Speedrunning’s popularity shows no signs of slowing down
Exploring the evolution of a community capable of raising $3.4 million for charity in one tournament.

What started on a 1980 Atari 2600 video game called Dragster now captivates millions of people worldwide—speedrunning. The goal is simple: complete the game as fast as you can. Nearly every single-player video game in the world has a speedrunning record attached to it.

In 2019, a speedrunning tournament called Summer Games Done Quick raised  $3,032,114.62 for Doctors Without Borders, a humanitarian organization. The marathon consisted of hundreds of players competing across hundreds of games. For 2022, Awesome Games Done Quick (AGDQ)—a bi-annual fundraiser that ran from January 9 to January 16—raised $3.4 million for the Prevent Cancer Foundation.

So, what is speedrunning?

The video game that kick-started speedrunning’s popularity was id Software’s Doom (1993). In the game, players assume the role of a space marine as they fight through hordes of demons invading from hell. The original game had nine levels that players needed to beat sequentially.

What set Doom apart was that it had a timer embedded in the game, setting your time against a par time—or a “time to beat.” It allowed players to record video files that they could watch, study, and share with others. Players could publish their achievements on online forums. Evidence of a record was no longer reliant on a blurry screenshot of a timestamp, now there was video proof.

The use of video files not only lent credibility to players’ achievements, but because the game’s mechanics were complex enough to encourage creative strategies and competition, being able to watch someone else’s speedrun helped propel the community forward. 

Beneath this was an underlying philosophy: speed is equal to skill. Anyone could complete a level in Doom if they were given the rest of their life, and the nature of video games allows them just that. But to complete the level with perfect execution at a speed that no one else had achieved, now that is the challenge.

Across all forms of elaborate achievement-driven competition, those who distinguish themselves from their peers are not just fundamentally stronger, faster, or smarter, but they also approach the challenge like no one else before. Speedrunning demands this, and that is why it continues to captivate audiences. It generally does not matter how you do it as long as you are the fastest.

As the internet and video games evolved through the 1990s, chat boards and forums became clubhouses where players could theorycraft—find prime strategies through mathematical analysis—and admire the achievements of others. Pretty soon, games like Metroid, Mario Kart, and Perfect Dark had hundreds of players competing in speedruns.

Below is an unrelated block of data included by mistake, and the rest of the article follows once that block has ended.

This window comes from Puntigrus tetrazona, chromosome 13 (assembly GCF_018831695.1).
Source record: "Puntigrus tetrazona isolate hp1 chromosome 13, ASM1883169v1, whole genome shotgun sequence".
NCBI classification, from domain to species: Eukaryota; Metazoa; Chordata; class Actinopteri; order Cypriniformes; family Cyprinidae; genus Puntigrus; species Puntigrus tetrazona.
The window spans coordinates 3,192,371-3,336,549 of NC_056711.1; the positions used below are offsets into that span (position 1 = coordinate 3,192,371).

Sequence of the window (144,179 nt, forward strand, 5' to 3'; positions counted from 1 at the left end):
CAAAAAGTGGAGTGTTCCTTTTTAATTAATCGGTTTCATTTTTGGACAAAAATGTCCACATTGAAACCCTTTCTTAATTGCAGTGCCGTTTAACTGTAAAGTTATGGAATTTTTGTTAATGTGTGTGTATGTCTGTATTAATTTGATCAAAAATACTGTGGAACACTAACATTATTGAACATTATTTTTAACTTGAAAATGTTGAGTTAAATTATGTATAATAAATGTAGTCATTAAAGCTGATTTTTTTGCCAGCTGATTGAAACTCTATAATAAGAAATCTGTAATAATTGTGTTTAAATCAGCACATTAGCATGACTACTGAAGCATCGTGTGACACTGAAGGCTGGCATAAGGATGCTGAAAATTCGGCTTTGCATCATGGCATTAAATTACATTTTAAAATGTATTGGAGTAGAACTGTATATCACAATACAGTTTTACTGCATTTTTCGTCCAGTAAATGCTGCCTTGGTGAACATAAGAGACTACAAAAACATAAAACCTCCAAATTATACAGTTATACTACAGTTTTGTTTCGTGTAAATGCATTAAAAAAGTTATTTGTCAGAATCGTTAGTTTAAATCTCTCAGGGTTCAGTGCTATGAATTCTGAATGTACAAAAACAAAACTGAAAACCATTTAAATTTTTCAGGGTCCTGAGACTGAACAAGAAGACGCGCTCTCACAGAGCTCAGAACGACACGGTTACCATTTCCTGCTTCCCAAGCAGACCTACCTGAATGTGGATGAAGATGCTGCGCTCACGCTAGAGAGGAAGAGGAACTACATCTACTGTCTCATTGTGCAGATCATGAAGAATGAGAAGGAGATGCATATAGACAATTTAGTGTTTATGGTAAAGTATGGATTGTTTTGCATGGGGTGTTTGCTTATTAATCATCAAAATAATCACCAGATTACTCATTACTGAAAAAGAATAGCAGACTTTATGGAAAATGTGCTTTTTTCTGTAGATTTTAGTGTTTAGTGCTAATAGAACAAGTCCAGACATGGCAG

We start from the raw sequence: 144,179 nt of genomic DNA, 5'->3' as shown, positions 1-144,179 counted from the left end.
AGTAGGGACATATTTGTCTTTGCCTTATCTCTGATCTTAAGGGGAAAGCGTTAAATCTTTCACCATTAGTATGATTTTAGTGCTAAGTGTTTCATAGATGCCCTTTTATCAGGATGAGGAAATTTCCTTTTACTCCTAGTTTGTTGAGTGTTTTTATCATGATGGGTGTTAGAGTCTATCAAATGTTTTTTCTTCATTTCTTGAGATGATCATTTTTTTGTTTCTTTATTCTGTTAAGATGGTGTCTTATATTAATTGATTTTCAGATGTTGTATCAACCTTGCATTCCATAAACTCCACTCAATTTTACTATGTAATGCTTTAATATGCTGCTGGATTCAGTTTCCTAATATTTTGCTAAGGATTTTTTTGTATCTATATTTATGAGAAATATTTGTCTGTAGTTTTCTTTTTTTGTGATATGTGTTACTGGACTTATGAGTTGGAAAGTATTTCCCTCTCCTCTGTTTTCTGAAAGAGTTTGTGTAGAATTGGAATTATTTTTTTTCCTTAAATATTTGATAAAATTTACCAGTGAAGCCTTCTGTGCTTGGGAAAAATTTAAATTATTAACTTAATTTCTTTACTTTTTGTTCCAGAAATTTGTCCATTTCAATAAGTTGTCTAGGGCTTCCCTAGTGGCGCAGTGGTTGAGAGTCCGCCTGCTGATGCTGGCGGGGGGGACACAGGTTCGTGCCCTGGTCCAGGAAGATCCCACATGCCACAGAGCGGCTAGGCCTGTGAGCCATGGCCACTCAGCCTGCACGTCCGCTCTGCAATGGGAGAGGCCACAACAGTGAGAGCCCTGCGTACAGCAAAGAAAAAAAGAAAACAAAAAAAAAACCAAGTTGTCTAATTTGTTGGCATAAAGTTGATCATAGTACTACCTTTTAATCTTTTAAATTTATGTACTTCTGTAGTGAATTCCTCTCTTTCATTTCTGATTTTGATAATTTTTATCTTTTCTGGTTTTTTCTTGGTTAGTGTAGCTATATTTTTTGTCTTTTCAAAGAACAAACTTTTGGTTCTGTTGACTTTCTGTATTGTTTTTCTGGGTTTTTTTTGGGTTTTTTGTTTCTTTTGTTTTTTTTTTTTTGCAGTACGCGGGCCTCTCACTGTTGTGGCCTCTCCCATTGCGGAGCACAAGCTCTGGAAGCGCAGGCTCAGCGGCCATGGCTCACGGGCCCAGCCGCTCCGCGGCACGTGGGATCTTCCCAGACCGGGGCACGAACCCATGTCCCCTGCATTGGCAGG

Speed Demos Archive, a website founded in 1998, created a virtual space where players could publish their recordings and discuss strategies. It consolidated a community that was previously spread across dozens of different forums and websites. The website opened the door for speedrunning to expand to games that had not been previously challenged, and the community flourished. 

In 2005, YouTube gave speedrunners the platform the community was waiting for. Suddenly there was an intuitively designed website where players could upload more than just their record-breaking runs. Now, players could document their progression toward breaking a record by documenting all the work that went into it. They could showcase their strategies, publish their calculations, and demonstrate their triumphs. This was an important development in speedrunning’s popularity because it emphasized the how. What captivates the attention of fans is not so much the timestamp that legitimizes a record but rather the strategies the player used.

As YouTube was not reserved for speedrunning, it helped draw a wider crowd toward the challenge because it exposed speedrunning to people who would never have come across it otherwise. When the streaming platform Twitch was released in 2011, viewers could now witness the time and effort that went into setting records live. It also helped monetize speedrunning so that players could make a living off what they spent so much time doing. This monetization also attracted sponsors and helped catapult the gaming community to where it is now; to where it can raise $3.4 million for the Prevent Cancer Foundation.

Today, players compete across a variety of different games and categories in speedrunning tournaments all over the world. Some people attempt to speedrun a game blindfolded or compete against another to see who can do it the fastest.

AGDQ is set to have its next fundraising event, Frost Fatales, from February 27 to March 5. It is an all-woman speedrunning event that will raise money for the Malala Fund, a charity that aims to bring education to women across the world.

Copy Editor (Volume 49) | aidan@themedium.ca —Aidan is completing a major in Professional Writing and Communications at the University of Toronto Mississauga. He previously worked as the Associate Editor for the Arts and Entertainment section of The Medium, and currently works as the Copy Editor for The Medium. When he’s not catching up on course work or thumbing through style guides, Aidan spends his free time exercising (begrudgingly), singing (unmelodically), and trying (helplessly) to read David Foster Wallace’s Infinite Jest. The latter of which has taken 3 years to reach the 16th page. You can connect with Aidan at aidan@themedium.ca.

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